Why we need a visual identity
The way the University represents itself visually can enhance its reputation, raise its profile and contribute to its success.
The University didn't used to have the benefit of any real consistency in the way it tells the outside world about itself.
That lack of consistency included its visual representation - in publications, on our website, at exhibitions, in presentations, on signs and vehicle liveries. Even the coat of arms, our only widely used visual symbol, exists in many different versions and it wasn't being applied consistently. In itself, it has little or no meaning for people not already connected with the University.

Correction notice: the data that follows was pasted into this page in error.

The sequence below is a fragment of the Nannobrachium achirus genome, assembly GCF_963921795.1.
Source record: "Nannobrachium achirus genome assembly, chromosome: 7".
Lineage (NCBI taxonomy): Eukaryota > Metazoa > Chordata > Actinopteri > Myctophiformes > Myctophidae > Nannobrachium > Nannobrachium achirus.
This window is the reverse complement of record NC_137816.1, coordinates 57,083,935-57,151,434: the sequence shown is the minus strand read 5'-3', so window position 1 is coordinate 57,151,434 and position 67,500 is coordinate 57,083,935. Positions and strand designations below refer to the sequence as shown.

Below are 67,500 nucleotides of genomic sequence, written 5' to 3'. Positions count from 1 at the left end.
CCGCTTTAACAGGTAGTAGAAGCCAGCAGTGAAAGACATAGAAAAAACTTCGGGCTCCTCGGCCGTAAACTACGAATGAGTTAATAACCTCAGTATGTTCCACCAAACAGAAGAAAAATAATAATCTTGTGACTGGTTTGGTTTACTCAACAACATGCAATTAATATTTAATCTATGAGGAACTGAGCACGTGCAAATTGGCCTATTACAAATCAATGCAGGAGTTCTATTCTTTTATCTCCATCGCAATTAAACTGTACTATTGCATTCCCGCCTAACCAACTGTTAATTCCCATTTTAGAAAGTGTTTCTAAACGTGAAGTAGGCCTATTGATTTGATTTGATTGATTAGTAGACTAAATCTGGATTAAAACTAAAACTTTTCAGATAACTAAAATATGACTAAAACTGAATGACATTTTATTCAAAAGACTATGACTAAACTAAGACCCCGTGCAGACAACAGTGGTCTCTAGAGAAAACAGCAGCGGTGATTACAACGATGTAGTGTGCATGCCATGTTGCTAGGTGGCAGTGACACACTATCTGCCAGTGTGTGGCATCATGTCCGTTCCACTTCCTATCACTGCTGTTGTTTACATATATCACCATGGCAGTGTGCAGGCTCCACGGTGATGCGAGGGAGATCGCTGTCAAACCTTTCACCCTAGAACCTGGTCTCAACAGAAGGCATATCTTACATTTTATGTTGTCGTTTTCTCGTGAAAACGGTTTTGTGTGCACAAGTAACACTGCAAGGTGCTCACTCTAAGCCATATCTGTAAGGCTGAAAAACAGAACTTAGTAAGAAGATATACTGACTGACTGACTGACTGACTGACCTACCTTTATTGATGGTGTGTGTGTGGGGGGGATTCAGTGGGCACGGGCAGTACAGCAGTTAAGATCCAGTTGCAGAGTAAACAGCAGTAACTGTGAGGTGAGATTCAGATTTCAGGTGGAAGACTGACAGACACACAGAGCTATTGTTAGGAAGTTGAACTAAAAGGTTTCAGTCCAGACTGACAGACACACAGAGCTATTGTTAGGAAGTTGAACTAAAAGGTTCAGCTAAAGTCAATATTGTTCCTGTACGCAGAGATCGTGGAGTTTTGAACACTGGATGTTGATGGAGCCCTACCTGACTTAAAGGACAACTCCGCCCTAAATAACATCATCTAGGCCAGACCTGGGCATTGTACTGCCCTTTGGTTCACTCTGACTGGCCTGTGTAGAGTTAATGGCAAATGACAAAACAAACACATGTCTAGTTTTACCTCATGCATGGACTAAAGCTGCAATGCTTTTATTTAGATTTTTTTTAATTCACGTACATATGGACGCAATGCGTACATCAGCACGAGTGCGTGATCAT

Perceptions research showed that the University of Sheffield has suffered from a weak, diffuse public image compared with those of its immediate competitors, being significantly less well-known than they are. People were unsure what the University really stands for or what it's outstanding at.
Visual communication can be very powerful, and many people respond more strongly to visual than to aural communication. So the visual identity we have now is designed to add an extra dimension to verbal messages about the University's heritage, credentials and excellence, and about the opportunities it offers to students, research clients, business partners and others.
Our visual identity is an essential part of a planned approach to building the University's reputation and raising its profile; a planned approach that will also guide what we say to whom, where and when we say it, and the choice of appropriate language and tone of voice.